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Beverley Spencer

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All creatures great and small

By Beverley Spencer June 26, 2014 26 June 2014

When I was growing up, we shared our home with a series of dogs, cats, fish, turtles and newts. With the exception of the aquarium dwellers, all of them were bona fide family members. Some were strays who took up residence with us; others came from shelters. But we loved them all and mourned the passing of each furry friend.

Today, my husband and I have a handsome Golden Retriever named Hudson. He too is a bona fide family member who enjoys treats, toys and going to the dog park to play with his peeps. Spoiled? Maybe a little. But his gentle disposition and unflagging devotion bring us so much joy that it’s hard to imagine life without him.

As a pet lover, I am incensed by cruelty to animals. So were the thousands of Ottawa residents who recently signed a petition urging a judge to jail the man who beat a dog almost to death then tossed her in a dumpster to die. (His sentencing is pending at this writing. The Crown is seeking four years.) But do we care as much about how the animals we eat are treated? What about animals used for transportation or entertainment? Are we willing to avert our eyes from the suffering of creatures who don’t share our lives or touch our hearts?

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Lessons on nation-building

By Beverley Spencer June 20, 2014 20 June 2014

Lessons on nation-building

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After Nadon: Now what?

By Beverley Spencer June 3, 2014 3 June 2014

The Supreme Court of Canada’s surprising decision in the Nadon case didn’t simply decide the fate of one supernumerary judge from the Federal Court of Appeal: it also clarified the top court’s specific role in the Constitution. And according to academics who gathered last week in Ottawa to parse the decision, the Court’s answer will reverberate for years to come.

The federal government opened up a can of worms in the Nadon Reference when it asked the Court whether Parliament could enact legislation to change sections five and six of the Supreme Court Act which govern general eligibility requirements.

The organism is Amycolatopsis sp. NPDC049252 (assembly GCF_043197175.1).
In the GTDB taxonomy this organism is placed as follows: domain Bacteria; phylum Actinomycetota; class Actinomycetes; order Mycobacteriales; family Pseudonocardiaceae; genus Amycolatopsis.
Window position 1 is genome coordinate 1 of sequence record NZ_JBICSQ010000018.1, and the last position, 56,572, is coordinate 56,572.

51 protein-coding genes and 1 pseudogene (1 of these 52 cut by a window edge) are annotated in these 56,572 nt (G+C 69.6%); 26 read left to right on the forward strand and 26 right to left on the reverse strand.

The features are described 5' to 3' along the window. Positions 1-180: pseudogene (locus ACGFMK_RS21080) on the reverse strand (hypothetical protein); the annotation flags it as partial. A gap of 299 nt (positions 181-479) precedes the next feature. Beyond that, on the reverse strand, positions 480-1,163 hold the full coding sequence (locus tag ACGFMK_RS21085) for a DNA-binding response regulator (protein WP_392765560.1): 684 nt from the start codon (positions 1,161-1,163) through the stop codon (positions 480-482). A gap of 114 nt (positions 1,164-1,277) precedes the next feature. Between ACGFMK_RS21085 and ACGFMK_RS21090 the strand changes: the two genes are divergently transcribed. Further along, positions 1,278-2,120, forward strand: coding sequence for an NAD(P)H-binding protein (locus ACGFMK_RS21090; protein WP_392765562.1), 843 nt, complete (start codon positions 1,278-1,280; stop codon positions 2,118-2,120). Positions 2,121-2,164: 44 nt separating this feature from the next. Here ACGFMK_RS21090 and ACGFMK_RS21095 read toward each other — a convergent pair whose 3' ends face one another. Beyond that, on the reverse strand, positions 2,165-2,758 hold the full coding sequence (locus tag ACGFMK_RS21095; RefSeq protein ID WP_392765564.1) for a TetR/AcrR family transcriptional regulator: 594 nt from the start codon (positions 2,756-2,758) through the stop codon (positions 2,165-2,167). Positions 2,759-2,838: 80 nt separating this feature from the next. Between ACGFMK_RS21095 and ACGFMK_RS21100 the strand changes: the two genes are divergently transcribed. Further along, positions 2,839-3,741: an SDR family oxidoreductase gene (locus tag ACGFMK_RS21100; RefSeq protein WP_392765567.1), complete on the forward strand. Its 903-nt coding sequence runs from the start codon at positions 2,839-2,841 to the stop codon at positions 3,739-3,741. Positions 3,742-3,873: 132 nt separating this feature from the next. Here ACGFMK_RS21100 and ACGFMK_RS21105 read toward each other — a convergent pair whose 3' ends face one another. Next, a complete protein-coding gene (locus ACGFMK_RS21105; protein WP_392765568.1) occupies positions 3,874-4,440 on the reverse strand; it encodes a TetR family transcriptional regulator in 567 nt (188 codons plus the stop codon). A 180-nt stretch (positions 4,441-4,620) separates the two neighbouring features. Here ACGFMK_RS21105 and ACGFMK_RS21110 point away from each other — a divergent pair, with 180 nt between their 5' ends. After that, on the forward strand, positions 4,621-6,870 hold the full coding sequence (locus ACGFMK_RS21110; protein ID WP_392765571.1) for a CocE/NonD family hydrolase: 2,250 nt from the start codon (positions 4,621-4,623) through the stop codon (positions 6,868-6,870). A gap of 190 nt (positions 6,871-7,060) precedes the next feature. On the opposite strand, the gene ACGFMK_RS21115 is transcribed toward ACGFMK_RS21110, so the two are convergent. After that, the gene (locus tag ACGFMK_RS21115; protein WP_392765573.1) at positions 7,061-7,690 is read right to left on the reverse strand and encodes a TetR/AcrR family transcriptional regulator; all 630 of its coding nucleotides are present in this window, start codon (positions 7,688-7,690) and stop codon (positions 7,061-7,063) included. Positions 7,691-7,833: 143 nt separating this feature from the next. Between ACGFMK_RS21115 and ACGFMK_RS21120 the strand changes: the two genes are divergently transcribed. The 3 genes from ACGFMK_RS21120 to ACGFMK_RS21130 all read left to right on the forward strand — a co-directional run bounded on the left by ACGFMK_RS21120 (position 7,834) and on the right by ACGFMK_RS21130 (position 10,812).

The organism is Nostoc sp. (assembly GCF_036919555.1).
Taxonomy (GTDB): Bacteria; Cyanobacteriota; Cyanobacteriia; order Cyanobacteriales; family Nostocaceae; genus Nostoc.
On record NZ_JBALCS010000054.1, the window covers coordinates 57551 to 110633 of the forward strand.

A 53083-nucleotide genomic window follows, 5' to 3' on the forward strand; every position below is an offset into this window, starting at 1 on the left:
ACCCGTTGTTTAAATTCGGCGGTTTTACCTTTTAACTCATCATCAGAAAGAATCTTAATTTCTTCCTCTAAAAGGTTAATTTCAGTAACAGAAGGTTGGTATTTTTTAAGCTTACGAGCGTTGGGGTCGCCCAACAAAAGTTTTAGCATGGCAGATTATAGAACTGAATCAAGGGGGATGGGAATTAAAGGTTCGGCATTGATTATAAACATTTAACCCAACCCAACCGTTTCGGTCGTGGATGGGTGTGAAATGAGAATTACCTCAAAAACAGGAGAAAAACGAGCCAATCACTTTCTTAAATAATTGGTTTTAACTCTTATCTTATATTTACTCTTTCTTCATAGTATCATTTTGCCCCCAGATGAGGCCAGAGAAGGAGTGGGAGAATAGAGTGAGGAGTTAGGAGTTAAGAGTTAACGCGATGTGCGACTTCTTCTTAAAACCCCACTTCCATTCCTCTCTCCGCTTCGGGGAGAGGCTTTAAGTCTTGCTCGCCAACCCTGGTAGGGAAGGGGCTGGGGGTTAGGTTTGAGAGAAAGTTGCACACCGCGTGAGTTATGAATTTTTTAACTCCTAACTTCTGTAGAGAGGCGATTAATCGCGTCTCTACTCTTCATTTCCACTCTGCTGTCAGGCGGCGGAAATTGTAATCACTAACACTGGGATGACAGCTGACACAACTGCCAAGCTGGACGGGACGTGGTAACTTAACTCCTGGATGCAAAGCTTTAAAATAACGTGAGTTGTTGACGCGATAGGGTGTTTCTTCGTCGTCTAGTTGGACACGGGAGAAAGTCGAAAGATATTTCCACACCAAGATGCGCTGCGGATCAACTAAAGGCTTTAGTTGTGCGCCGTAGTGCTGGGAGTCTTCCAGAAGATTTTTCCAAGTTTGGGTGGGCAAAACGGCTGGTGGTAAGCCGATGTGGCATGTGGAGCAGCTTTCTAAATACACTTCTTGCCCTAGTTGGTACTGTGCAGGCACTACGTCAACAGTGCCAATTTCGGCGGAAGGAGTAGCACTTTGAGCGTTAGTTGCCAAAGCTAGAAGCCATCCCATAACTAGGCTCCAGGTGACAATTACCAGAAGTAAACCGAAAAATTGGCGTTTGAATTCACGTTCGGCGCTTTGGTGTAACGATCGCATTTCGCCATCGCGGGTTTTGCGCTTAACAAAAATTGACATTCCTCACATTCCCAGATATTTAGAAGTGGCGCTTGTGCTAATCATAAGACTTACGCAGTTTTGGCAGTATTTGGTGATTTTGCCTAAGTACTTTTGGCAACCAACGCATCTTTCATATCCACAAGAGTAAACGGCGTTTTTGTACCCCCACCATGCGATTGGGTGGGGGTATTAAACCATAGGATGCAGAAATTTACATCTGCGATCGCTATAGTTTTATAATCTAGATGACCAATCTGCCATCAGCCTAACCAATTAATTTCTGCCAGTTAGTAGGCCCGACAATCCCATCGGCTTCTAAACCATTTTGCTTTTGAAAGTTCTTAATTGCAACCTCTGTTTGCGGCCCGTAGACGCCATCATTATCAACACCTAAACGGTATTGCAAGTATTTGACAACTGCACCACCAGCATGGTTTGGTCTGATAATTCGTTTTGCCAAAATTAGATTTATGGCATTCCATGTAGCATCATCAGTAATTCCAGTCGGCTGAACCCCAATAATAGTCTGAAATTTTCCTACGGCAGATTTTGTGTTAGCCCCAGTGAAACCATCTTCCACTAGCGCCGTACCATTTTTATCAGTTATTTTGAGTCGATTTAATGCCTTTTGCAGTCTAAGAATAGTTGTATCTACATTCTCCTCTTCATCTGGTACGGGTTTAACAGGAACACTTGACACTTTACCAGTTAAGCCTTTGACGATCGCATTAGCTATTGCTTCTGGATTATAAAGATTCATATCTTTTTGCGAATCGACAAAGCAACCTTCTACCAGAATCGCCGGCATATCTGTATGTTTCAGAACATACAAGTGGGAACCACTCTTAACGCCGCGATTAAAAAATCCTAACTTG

The problem, as Prof. Paul Daly of the University of Montreal points out, was that Part V of the Constitution Act, 1982 protects the Supreme Court of Canada from changes to its composition. And the federal government’s move arguably raised questions of whether changing the eligibility criteria fell within federal parliamentary authority or whether a constitutional amendment was required.

The Attorney-General had argued that Parliament has the power under the Constitution Act, 1867 to unilaterally amend the eligibility criteria under sections 5 and 6.  The Court begged to differ. The Constitution Act, 1982, it said, reflects the understanding that the Court’s essential features – its independence and its jurisdiction as the final general court of appeal, including in matters of constitutional interpretation – are protected under the Constitution. Parliament is responsible for maintaining  the essence of what enables the Court to perform its role and can enact amendments for the continued maintenance of the Court, but it cannot unilaterally modify its composition or other essential features.

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Bright ideas

By Beverley Spencer May 5, 2014 5 May 2014

Why the buzz about design thinking?

As senior editor Yves Faguy learned earlier this year at the ReInvent Law Conference in New York, there’s a lot of talk about how lawyers can use design tools to make law more accessible and user-friendly for consumers of legal services.

What does this mean? The concept of design thinking has been around for a long time: Herbert Simon, one of its pioneers, defined it as “a creative process based around the building-up of ideas” and set out a protocol that starts with targeting the right problem to solve, then framing it in a way that invites creative solutions. (Fast Company nicely sums it up this way: Question: “How many designers will it take to screw in a light bulb” Answer: “Why a light bulb?”)

As changing trends and consumer values disrupt business as usual, more companies are turning to design thinking for the tools to become innovators rather than passive victims of the marketplace. It’s only natural that legal innovators are getting onboard.

What’s striking is how far the legal profession is being pushed outside its notional comfort zone.  Design thinking challenges lawyers to rethink how legal services are delivered — it’s about what clients actually want and can use, not what has worked in the past. More importantly, it recognizes that lawyers do not have all the answers for what ails the legal industry; other professions have valuable lessons to impart about how to think through the challenges ahead. (For more, read “Law by design” in this issue.)

You might not be ready to use Google Glass to record depositions (yes, it’s already happening.) But there’s lots of other ways to get outside your comfort zone and hone your competitive edge — and lots of reasons to pay close attention to all the buzz  about design thinking and what it all means for the future of law.

Send your comments to comments@nationalmagazine.ca.

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Women & leadership

By Beverley Spencer March 6, 2014 6 March 2014

Women & leadership

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